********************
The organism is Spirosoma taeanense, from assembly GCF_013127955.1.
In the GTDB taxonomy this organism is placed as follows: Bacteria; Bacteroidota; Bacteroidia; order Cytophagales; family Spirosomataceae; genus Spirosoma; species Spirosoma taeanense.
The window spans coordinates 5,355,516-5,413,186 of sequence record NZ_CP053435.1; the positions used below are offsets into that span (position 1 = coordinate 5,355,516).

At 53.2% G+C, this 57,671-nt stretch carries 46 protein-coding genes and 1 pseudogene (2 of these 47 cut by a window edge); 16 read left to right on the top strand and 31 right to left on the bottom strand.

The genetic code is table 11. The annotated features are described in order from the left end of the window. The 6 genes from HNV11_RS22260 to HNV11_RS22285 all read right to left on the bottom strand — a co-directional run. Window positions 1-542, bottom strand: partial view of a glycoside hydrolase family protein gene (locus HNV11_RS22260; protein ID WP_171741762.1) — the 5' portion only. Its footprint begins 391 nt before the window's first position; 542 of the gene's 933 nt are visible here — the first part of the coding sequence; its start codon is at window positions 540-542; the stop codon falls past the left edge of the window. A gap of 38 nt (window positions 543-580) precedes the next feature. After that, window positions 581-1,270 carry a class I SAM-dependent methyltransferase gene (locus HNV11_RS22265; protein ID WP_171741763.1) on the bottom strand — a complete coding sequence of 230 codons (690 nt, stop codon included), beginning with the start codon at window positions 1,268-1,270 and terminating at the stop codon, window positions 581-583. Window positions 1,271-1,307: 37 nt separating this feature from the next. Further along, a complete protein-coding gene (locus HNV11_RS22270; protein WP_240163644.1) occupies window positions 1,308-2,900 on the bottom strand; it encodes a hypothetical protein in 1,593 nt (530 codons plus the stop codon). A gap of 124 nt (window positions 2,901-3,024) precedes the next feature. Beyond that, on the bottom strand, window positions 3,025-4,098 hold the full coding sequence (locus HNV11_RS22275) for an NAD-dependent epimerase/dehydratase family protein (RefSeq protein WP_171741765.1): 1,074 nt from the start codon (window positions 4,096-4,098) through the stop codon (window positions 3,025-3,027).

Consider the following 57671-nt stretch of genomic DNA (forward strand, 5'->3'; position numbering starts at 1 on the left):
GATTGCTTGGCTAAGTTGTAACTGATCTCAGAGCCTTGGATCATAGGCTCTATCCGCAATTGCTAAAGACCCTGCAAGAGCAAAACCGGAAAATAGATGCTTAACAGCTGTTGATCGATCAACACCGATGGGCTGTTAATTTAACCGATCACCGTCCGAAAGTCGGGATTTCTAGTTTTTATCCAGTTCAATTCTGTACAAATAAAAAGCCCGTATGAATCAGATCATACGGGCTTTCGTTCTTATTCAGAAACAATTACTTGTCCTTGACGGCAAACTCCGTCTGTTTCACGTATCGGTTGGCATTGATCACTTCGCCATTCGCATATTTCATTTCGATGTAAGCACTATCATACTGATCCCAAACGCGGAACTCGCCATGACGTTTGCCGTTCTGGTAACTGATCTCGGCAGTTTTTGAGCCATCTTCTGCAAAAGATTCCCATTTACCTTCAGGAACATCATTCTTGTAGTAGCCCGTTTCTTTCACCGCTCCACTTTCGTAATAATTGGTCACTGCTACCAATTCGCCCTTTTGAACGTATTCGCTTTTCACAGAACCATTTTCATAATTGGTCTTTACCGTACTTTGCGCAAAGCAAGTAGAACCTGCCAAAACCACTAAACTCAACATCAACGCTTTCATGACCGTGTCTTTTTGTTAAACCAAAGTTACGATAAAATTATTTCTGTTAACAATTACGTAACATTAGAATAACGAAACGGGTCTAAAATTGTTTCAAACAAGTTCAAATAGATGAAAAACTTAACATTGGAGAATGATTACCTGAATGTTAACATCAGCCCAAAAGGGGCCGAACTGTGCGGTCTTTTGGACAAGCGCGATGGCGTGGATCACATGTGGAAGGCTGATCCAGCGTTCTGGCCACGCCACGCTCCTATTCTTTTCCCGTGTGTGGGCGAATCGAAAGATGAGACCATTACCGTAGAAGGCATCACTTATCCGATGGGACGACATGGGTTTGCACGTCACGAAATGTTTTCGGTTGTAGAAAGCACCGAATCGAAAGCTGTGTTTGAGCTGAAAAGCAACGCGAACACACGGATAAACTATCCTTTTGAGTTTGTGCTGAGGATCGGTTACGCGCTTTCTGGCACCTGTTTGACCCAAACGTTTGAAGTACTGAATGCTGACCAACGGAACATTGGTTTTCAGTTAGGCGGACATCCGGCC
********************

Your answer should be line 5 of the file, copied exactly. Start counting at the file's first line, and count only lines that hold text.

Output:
The genetic code is table 11. The annotated features are described in order from the left end of the window. The 6 genes from HNV11_RS22260 to HNV11_RS22285 all read right to left on the bottom strand — a co-directional run. Window positions 1-542, bottom strand: partial view of a glycoside hydrolase family protein gene (locus HNV11_RS22260; protein ID WP_171741762.1) — the 5' portion only. Its footprint begins 391 nt before the window's first position; 542 of the gene's 933 nt are visible here — the first part of the coding sequence; its start codon is at window positions 540-542; the stop codon falls past the left edge of the window. A gap of 38 nt (window positions 543-580) precedes the next feature. After that, window positions 581-1,270 carry a class I SAM-dependent methyltransferase gene (locus HNV11_RS22265; protein ID WP_171741763.1) on the bottom strand — a complete coding sequence of 230 codons (690 nt, stop codon included), beginning with the start codon at window positions 1,268-1,270 and terminating at the stop codon, window positions 581-583. Window positions 1,271-1,307: 37 nt separating this feature from the next. Further along, a complete protein-coding gene (locus HNV11_RS22270; protein WP_240163644.1) occupies window positions 1,308-2,900 on the bottom strand; it encodes a hypothetical protein in 1,593 nt (530 codons plus the stop codon). A gap of 124 nt (window positions 2,901-3,024) precedes the next feature. Beyond that, on the bottom strand, window positions 3,025-4,098 hold the full coding sequence (locus HNV11_RS22275) for an NAD-dependent epimerase/dehydratase family protein (RefSeq protein WP_171741765.1): 1,074 nt from the start codon (window positions 4,096-4,098) through the stop codon (window positions 3,025-3,027).